OPN Gun violence
America's gun violence underscores the need for a deeper examination of the nation’s commitment to genuine harmony Image Credit: Shutterstock

In the words of the later Martin Luther King, a prominent African-American activist for social justice who once stated that ‘Hate begets hate; violence begets violence; toughness begets a greater toughness.

We must meet the forces of hate with the power of love ... Our aim must never be to defeat or humiliate the white man, but to win his friendship and understanding.’ Unfortunately, he met a tragic death at the hands of a white man who didn’t care much for words or his social activism.

Fast forward decades to matters last week that caught my attention. Two scenes of killings several states apart in the US brought back memories of Dr King’s speech and how it must have flown over the heads of these people.

In the first instance a 67 yr. old University professor who had applied for a job at the University of Nevada at Las Vegas took it upon himself to attack students and teachers around the campus leaving dead and wounded in his path.

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Armed confrontation

The attack that started midday at the university which is just a couple of miles from the world-famous Las Vegas Strip forced many students who heard of the shooting to barricade themselves in classrooms until the police arrived and surrounded the university.

The shooter who killed three people at the University of Nevada and severely injured another was a professor with connections to schools in other states, according to a law enforcement source. He was killed soon after the police arrived in an armed confrontation.

Way to the south in the state of Texas around the same week, a former US Army officer went on a string of attacks that left six dead and three others injured near San Antonio and in Austin.

He broke into a residence by kicking down a backdoor and when the police arrived and confronted him, he exchanged gunfire with them hitting a detective before stealing a car from the home and speeding off.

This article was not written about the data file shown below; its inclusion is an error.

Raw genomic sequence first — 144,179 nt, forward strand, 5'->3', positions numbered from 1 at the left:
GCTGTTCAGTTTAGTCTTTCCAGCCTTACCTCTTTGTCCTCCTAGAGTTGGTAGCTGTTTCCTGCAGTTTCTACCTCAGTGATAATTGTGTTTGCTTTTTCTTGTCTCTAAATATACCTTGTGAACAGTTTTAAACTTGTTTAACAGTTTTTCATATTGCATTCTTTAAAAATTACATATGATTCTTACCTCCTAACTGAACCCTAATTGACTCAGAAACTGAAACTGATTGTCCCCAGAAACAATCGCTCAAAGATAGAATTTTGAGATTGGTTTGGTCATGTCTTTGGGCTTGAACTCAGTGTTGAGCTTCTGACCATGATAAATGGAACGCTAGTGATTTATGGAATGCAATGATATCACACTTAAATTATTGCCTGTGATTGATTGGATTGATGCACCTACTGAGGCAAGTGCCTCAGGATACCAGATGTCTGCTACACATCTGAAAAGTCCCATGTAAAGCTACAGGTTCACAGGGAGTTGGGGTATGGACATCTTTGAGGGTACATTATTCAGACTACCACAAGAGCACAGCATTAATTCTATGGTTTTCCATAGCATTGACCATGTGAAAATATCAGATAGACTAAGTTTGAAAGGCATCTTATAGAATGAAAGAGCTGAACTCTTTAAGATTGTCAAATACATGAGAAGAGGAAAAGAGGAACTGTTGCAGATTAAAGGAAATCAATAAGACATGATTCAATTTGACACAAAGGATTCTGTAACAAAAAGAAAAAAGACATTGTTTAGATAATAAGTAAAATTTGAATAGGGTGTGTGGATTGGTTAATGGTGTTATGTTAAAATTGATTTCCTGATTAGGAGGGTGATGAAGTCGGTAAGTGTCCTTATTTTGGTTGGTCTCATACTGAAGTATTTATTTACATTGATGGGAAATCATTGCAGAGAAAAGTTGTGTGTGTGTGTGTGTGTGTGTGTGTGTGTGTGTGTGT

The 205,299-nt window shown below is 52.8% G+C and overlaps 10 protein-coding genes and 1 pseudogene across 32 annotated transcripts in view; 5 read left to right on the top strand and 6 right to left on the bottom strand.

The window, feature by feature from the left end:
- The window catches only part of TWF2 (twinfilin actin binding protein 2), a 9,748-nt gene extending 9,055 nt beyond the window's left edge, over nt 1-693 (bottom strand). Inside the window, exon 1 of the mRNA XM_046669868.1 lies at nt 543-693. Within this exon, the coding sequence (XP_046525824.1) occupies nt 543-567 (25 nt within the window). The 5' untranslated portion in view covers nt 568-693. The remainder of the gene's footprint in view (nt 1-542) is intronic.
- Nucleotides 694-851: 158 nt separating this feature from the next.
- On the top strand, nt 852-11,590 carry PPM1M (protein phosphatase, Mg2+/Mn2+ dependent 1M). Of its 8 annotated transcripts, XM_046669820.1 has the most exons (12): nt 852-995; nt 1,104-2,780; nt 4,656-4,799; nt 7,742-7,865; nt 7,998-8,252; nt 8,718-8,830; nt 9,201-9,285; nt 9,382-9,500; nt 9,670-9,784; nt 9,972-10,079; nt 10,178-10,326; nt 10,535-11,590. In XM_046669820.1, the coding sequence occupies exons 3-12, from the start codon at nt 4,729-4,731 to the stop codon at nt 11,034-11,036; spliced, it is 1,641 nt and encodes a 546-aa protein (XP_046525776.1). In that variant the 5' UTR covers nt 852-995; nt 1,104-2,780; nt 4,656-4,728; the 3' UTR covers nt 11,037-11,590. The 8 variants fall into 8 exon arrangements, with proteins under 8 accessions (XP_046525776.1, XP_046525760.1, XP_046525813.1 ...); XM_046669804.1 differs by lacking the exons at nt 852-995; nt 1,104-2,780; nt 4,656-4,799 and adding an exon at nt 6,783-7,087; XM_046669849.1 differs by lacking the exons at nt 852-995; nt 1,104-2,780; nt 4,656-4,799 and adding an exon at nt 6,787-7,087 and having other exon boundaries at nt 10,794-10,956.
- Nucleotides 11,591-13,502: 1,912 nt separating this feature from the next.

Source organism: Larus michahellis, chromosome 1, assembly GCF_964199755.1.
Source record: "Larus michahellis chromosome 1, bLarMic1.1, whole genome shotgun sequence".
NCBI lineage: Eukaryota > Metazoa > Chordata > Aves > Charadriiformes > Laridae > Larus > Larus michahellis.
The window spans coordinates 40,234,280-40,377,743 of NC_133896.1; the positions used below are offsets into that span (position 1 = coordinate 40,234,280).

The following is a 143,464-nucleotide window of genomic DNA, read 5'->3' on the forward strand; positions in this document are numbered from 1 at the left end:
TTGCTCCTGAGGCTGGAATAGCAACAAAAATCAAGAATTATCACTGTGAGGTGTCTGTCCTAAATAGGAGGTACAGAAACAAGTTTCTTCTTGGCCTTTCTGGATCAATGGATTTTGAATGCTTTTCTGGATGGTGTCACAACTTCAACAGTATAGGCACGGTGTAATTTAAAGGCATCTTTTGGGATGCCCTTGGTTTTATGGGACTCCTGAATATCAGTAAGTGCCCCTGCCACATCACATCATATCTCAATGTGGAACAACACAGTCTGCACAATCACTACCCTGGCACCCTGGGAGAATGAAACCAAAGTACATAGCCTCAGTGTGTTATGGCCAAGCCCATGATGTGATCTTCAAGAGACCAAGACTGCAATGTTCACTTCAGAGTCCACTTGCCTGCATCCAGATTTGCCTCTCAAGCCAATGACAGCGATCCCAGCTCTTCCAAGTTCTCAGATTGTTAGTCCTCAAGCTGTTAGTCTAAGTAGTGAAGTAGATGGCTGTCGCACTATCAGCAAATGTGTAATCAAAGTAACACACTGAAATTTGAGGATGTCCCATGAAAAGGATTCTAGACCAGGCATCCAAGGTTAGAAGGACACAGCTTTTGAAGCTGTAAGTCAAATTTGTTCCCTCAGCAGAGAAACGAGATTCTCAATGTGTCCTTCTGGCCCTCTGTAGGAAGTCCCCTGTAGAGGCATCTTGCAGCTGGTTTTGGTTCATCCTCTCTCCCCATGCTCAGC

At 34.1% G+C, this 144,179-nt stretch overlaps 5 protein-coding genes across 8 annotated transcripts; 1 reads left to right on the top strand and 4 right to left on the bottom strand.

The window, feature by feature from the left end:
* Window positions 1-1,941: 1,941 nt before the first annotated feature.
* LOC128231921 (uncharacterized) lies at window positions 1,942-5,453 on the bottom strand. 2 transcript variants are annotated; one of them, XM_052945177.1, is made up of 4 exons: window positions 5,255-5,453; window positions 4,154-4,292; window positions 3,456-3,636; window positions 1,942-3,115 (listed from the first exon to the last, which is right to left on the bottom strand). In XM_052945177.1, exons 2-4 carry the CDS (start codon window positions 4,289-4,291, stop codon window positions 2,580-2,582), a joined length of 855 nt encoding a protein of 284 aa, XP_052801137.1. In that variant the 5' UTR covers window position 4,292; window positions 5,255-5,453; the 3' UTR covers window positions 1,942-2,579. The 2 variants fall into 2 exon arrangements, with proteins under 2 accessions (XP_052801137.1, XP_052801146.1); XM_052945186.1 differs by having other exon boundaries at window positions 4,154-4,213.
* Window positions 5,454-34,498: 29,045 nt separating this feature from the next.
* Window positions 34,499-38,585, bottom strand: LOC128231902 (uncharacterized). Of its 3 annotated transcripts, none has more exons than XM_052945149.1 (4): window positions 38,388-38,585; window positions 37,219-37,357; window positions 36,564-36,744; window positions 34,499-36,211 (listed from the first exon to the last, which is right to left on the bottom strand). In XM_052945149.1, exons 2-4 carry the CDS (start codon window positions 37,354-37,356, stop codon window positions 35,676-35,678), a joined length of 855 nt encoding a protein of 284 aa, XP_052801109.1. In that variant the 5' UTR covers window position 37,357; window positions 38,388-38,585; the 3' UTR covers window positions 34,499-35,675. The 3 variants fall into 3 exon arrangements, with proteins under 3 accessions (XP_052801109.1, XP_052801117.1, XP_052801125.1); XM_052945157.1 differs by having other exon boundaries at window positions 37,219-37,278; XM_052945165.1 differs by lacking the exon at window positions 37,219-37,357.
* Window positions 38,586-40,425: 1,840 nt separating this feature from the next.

Police later found two women inside the home with gunshot wounds, but they could not be revived and were pronounced dead at the scene. The victims were a mother and her daughter who had ‘special needs’.

Following his arrest soon after, police discovered a string of killings earlier which brought the death total to six. One set of victims was the perpetrator’s own parents whose bodies were discovered after the shooting spree.

A history of violence

What drew my interest was that in both cases the shooters were not wild crazed psychotic individuals, nor were they seemingly under the influence of hallucinatory drugs to embark on such a murderous journey.

As I was discussing it with Gabriel, an Argentinian media guy, he cut me off by saying, “Look back on America’s history. And not just the recent past. They have been warring in almost 80 per cent of the time since they gained independence.”

He went on to relate many previous conflicts such as Panama, Nicaragua, Korea, Iran and Vietnam in which he charged that America had no business being there.

“We in South America have also suffered. We are a continent abundant in natural resources, but all around you see strife. And if they indeed would want peace, why in the world did they veto a UN resolution calling for a ceasefire in Gaza?”

All of this underscores the need for a deeper examination of the nation’s commitment to genuine harmony. It is also a sombre reminder that fostering understanding and friendship, as Dr. King advocated, remains imperative.

— Tariq A. Al Maeena is a Saudi sociopolitical commentator. He lives in Jeddah, Saudi Arabia. Twitter: @talmaeena